This track, Punch is having fun! The beat is funky, jazzy, reminds me of old Hilltops and Banned In QLD. Punch delivers his funny, sexual, random banter on this one.. Really a lot of fun, this is a track even a non Hip-Hop listener would get down with and the type of song that provokes you to get loose!

    6. In All Honesty (Ft. Irrelevant) 02:27

    Sombre and thoughtful, this track tugs on the heartstrings. Punch pays tribute to his family, individually addressing his Mum, Dad and sisters in separate verses. The gravel smooth RnB voice of Irrelevant holds you and reassures you everything is all good. This is a track obviously for his families ears but it translates so well, and I could completely relate to what was being said.      

    7. Regrets (Ft. Nuggy Gee) 02:11

    In line with alot of the content on this album, Regrets ties in the struggles and regrets Punch has obviously felt. He is joined by Nuggy Gee. The baroque melody of the piano sample creates a sombre feel. Nuggy Gee delivers honestly, verbalising through his instrospective lyrics. Punch raps abouts his struggles with drinking, wasting time and regrets. He has one of those voices that cuts through with pure Australian tone, at this point you start to realise how good his voice really is.

    8. I Confess (Ft. Sarah Blasko) 02:29

    The sweet voice of Sarah Blasko opens this track, Punch drops into a double time beat and flow. Love is the theme of this one, with intricate and rhythmic flows he admits to past mistakes but also shows how much he has grown, summarising the content in much of the rest of the tracks. In collaboration with the angelic tones of Sarah Blasko's beautiful voice, this is a fitting song to finish the album, bittersweet and beautiful.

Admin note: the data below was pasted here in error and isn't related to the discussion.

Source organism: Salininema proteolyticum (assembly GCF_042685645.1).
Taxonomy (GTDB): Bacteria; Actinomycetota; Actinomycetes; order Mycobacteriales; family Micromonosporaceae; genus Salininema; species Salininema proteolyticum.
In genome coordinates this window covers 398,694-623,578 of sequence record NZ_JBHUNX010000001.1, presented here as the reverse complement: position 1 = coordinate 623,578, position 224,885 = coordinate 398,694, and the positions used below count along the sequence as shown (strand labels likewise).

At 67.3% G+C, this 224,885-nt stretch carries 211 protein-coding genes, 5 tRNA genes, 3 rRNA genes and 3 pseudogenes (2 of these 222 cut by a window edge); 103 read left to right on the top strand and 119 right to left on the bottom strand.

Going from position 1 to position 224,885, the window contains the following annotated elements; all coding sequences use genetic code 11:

This release is a biography of Punch's past. You get to know him on a personal level, as an artist and a man just trying to find his way like everybody else. Relatibility is the albums strongest attribute, every line out of his mouth you can feel, or describes perfectly a time in your own life, or thoughts that you may have had.

    Overall I think there could be a few improvements, the tracks going for longer (sometimes your just hanging for verse 2 and it never comes haha) and also in a few technical aspects - mixing and mastering mainly but this does not detract from the quality of the music. This is a man who has taken the last three years to piece together songs that reflect and express himself properly and the result is a musical journey that takes you straight to his heart and mind, fearlessly exposing his soul whilst perforating your ear with his innovative style and thoroughly enjoyable voice.

    Download your free copy of Punch - Everything That Eats At Me here!

    Stream it now below!

    Words by Lani Milbus.

     

8 Item(s)